Text from the zine:

“The term industrial revolution, commonly used to describe the period between 1750 and 1850, is a pure bourgeois lie, symmetrical to the lie about the political revolution. It does not include the negative and flows from a vision of history as uniquely the history of technological progress. Here the enemy deals a double blow, legitimizing the existence of managers and hierarchy as unavoidable technical necessities, and imposing a mechanical conception of progress, which is considered a positive and socially neutral law. It is the religious moment of materialism and the idealism of matter. Such a lie was obviously destined for the poor, among whom it was to inflict long lasting destruction. To refute it, it is sufficient to stick to the facts. Most of the technological innovations that allowed factories to develop had previously been discovered but remained unused. Their widespread application was not a mechanical consequence, but stemmed from a historically timed choice which was made by the dominant classes. And this choice was not so much a response to a concern about purely technical efficiency (which was often doubtful) as it was a strategy of social domestication. The pseudo-industrial revolution can thus be reduced to a project of social counter revolution. There is only one type of progress: the progress of alienation.”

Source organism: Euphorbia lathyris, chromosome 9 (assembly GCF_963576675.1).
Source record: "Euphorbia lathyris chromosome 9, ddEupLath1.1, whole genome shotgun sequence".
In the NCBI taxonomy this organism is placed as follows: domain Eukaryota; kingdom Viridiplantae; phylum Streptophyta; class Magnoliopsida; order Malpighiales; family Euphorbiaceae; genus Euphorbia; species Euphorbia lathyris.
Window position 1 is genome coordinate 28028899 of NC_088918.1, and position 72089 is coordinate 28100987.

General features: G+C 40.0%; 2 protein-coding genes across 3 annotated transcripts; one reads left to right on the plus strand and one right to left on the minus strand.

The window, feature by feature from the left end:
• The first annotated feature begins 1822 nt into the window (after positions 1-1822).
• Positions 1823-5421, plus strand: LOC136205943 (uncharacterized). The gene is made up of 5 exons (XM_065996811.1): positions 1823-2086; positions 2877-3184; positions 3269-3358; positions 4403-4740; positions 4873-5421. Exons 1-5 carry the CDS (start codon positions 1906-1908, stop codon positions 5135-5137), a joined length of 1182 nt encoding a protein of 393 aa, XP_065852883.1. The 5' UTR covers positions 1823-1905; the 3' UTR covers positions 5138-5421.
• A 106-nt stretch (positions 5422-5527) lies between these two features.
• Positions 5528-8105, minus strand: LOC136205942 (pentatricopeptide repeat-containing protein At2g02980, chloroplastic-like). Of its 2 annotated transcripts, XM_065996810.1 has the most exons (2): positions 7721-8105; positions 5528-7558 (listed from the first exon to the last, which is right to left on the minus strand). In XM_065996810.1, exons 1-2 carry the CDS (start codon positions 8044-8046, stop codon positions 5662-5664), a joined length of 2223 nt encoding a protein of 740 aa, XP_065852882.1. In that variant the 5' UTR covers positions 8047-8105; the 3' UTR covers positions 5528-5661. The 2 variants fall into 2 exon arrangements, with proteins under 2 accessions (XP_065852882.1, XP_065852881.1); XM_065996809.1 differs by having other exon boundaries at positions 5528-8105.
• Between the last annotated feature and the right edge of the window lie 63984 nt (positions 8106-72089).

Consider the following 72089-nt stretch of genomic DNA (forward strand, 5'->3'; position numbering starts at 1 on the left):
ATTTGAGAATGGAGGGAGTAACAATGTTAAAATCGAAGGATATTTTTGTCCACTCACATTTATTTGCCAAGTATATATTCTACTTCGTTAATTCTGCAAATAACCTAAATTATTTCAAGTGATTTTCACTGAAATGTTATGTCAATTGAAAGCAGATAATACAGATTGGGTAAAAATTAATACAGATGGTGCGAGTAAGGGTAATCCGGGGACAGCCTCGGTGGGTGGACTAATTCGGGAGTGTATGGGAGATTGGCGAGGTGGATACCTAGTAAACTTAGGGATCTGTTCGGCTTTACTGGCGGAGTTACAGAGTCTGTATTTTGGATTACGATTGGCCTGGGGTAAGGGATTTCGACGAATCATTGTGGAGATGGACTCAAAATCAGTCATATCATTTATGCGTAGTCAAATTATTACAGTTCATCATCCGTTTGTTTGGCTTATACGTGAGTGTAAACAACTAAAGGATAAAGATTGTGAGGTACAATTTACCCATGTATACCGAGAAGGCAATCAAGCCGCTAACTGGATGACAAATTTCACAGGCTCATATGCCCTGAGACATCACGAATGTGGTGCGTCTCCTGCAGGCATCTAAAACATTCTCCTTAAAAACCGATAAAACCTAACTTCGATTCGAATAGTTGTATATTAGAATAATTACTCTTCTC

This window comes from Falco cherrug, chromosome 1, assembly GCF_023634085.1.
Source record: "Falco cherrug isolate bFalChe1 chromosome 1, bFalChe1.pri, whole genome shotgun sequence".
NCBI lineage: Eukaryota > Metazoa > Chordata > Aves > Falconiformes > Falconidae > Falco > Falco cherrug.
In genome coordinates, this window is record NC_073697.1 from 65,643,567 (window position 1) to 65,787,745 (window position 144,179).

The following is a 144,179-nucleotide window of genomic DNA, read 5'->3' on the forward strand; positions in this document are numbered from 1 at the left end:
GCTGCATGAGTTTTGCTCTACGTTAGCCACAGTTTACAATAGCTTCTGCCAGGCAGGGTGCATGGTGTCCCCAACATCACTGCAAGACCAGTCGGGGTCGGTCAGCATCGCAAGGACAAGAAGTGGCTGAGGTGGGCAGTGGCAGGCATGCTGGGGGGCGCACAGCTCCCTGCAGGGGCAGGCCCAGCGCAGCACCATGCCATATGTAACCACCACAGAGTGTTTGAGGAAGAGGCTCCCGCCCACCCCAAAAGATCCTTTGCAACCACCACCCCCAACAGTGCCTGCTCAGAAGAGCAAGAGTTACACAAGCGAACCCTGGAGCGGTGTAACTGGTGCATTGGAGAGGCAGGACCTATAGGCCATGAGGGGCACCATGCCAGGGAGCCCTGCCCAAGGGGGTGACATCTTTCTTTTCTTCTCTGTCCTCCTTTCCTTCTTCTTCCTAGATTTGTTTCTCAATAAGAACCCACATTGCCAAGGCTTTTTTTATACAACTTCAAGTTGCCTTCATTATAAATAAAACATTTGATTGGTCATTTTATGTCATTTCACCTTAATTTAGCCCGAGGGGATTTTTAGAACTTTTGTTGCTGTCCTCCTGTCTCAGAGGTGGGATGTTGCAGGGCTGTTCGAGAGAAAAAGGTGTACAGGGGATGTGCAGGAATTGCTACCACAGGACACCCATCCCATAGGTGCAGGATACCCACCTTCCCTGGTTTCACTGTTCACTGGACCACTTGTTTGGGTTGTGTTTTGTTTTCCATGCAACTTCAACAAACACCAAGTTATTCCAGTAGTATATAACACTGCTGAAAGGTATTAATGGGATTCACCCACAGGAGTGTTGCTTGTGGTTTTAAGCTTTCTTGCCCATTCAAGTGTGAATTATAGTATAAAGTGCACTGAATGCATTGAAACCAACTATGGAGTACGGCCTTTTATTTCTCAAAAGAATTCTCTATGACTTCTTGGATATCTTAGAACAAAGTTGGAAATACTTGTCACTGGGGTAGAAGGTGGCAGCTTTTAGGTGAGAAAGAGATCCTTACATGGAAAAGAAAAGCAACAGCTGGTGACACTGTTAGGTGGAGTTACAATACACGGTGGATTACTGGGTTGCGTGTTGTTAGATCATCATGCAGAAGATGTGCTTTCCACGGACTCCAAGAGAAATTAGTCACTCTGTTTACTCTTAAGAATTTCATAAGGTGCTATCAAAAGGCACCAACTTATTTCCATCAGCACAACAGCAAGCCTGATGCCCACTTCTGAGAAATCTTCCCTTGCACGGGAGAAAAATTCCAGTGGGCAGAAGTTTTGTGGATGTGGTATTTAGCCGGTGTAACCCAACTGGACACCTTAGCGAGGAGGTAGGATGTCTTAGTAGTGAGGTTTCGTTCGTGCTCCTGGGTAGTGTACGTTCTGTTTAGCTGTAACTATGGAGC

industrial-domestication pdf